public String getTitle() {
        return title;
    }

    public void setTitle(String title) {
        this.title = title;
    }

    public String getAuthor() {
        return author;
    }

    public void setAuthor(String author) {
        this.author = author;
    }

    public double getPrice() {
        return price;
    }

    public void setPrice(double price) {
        this.price = price;
    }

    @Override
    public String toString() {
        return "Book [isbn=" + isbn + ", title=" + title + ", author=" + author + ", price=" + price + "]";
    }

}

Helper class to calculate the age

The following class calculates a person’s age based on her birthday.

/**
 *
 */
package com.raidentrance.commons;

import java.util.Calendar;
import java.util.Date;

/**
 * @author raidentrance
 *
 */
public class TimeHelper {
    public static int getAge(Date birthDate) {
        Calendar dob = Calendar.getInstance();
        dob.setTime(birthDate);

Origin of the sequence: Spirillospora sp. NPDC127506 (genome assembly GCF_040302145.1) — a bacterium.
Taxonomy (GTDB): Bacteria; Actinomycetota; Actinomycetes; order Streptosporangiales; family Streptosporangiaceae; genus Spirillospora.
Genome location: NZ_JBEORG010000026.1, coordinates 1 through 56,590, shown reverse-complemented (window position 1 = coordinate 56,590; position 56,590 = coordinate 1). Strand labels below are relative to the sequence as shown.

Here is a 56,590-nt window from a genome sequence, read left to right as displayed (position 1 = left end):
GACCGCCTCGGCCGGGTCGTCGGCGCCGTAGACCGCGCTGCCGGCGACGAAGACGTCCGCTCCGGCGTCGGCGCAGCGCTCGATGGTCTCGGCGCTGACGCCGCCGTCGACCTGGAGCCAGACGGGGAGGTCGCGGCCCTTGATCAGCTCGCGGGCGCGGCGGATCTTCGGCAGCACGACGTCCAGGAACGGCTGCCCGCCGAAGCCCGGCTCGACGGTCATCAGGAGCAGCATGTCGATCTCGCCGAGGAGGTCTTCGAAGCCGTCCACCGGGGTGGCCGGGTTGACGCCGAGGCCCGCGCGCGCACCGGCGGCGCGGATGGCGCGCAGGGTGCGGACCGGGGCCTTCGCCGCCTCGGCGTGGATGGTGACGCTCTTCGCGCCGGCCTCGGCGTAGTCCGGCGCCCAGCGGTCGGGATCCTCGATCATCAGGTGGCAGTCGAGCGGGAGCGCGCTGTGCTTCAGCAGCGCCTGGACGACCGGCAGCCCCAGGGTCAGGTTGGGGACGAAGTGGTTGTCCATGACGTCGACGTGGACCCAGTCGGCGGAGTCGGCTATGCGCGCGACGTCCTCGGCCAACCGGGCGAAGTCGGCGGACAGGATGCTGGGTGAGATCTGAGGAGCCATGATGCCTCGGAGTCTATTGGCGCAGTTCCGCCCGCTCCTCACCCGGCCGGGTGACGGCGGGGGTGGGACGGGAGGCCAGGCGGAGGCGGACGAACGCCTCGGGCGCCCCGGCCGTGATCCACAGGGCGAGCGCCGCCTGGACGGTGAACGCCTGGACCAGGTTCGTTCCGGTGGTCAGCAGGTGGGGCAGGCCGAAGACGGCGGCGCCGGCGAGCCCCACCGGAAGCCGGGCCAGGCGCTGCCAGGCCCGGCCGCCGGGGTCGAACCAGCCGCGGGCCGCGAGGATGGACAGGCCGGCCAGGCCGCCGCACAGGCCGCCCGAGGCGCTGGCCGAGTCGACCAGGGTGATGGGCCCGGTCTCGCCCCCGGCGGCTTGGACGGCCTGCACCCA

Calendar today = Calendar.getInstance();
        int age = today.get(Calendar.YEAR) - dob.get(Calendar.YEAR);
        if (today.get(Calendar.MONTH) < dob.get(Calendar.MONTH)) {
            age--;
        } else if (today.get(Calendar.MONTH) == dob.get(Calendar.MONTH)
                && today.get(Calendar.DAY_OF_MONTH) < dob.get(Calendar.DAY_OF_MONTH)) {
            age--;
        }
        return age;
    }
}

Creating an abstract builder

An abstract builder class allows you to follow the same structure in all of the builders that you might want to develop. In this example, we create two builders, the first one to create Person objects and the second one to create Book objects, both of them extend AbstractBuilder.